The next thing to consider about the maintenance activity was the manual, human effort involved.  The report indicates that an error was made when traffic was incorrectly shifted to a lower capacity network.  While the details are not clearly spelled out, one could assume that this action was performed by a technician utilizing a command line or a graphically based management system.  In either case, it was only a matter of time (i.e. enough change attempts) before the operator would make this, or a similar error.  Basic mistake proofing doctrine would minimize the direct human involvement in maintenance activities.  Instead the following best practices should be followed, in priority order:

  • Where possible, the maintenance should be incorporated within management software specifically designed to perform the operation
  • If that’s not possible the activity should be scripted, with proper dependencies and error checking included
  • If human interaction is still required, the operator should follow a checklist, with forcing functions employed to ensure proper sequencing and execution

The last part of the incident to consider is the unexpected recovery issues and cascading failures that resulted from the mistaken operation.  While every scenario can’t be fully tested, firms should do their best to simulate systems recovery processes under stress.  A contributing issue in the Amazon incident was that the systems were attempting to recover under high load.  Once again, scheduling the maintenance activity for a low utilization timeframe would be beneficial by providing less stress on recovery processes.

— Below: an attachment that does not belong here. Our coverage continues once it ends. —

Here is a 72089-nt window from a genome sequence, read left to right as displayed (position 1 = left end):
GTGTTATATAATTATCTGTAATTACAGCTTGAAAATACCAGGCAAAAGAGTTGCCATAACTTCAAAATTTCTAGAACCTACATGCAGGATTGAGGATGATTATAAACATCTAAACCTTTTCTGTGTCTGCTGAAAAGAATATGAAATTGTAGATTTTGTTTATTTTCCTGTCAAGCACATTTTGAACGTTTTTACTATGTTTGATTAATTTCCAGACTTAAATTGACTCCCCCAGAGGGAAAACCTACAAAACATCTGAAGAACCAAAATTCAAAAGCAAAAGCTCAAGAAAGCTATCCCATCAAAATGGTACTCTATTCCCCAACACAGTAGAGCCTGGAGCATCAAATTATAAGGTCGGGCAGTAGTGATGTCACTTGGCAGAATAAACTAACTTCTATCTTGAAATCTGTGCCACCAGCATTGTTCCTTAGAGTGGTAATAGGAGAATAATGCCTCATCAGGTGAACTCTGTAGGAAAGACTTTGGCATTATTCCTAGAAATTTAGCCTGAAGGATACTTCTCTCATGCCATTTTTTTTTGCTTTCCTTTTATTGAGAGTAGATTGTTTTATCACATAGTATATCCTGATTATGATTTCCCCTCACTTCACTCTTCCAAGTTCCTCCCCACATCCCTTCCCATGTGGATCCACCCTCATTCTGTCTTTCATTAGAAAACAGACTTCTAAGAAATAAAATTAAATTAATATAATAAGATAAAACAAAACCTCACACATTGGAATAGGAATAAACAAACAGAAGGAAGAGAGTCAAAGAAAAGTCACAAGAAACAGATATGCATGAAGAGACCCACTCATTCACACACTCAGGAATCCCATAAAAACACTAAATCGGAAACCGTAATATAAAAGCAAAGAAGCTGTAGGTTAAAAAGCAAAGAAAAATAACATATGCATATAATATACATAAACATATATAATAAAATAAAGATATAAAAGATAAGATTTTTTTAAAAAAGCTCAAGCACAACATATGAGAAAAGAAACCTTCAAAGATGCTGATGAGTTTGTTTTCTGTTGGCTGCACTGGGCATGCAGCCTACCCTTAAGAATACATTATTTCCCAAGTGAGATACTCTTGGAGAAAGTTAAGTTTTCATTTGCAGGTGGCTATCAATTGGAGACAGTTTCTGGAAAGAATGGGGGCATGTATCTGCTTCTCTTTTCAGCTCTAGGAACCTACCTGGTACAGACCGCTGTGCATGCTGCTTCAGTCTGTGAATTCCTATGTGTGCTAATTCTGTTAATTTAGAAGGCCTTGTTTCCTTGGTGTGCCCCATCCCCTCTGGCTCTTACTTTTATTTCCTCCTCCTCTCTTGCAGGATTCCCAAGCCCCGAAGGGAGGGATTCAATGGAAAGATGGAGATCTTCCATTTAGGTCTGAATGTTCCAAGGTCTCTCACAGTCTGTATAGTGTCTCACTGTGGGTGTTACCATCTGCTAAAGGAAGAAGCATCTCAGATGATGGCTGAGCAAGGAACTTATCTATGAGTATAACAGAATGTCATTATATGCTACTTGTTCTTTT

The current business climate mandates constant improvements, continuous growth and round-the-clock availability.   These requirements put tremendous pressure on firms to remain nimble while retaining quality.  Having a disciplined and mature approach to change management is an essential practice for firms that want to minimize service disruptions.  The Amazon outage is a painful reminder of the potential for reputational damage when maintenance processes go awry.

 

 

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5 Responses to What Does the Amazon Outage Teach Us?

  1. SGD says:

    Great summary. Another approach to avoid errors would be to have a second set of eyes … and hands … to double check the entry or command prior to execution. This series of steps and verifications could also be scripted into the process.

  2. Kurt Milne says:

    From Visible Ops Handbook “he said that it was ‘inconceivable’ that his change could have caused the failure…”

  3. Good summary, I would go one step further to suggest the implementation of a change is implemented by a team that is different from the one that developed it. It would ensure that enough eyes have reviewed it and passed it through a QC process.

    One thing I could argue about the timing is that we do not know if Friday morning was their slow time or their busy time. Sure it was during the start of the business day on the east coast, but there are 3 other U.S. timezones that would not be affected.

    • Dan says:

      Thanks for the comment Cindy. As SGD mentioned as well, using a Maker/Checker approach would be another control that could be added. Regarding the timing, I agree that it’s difficult to know what would work best for Amazon. My point is that most companies can find a “least worst” time to do changes.
      Dan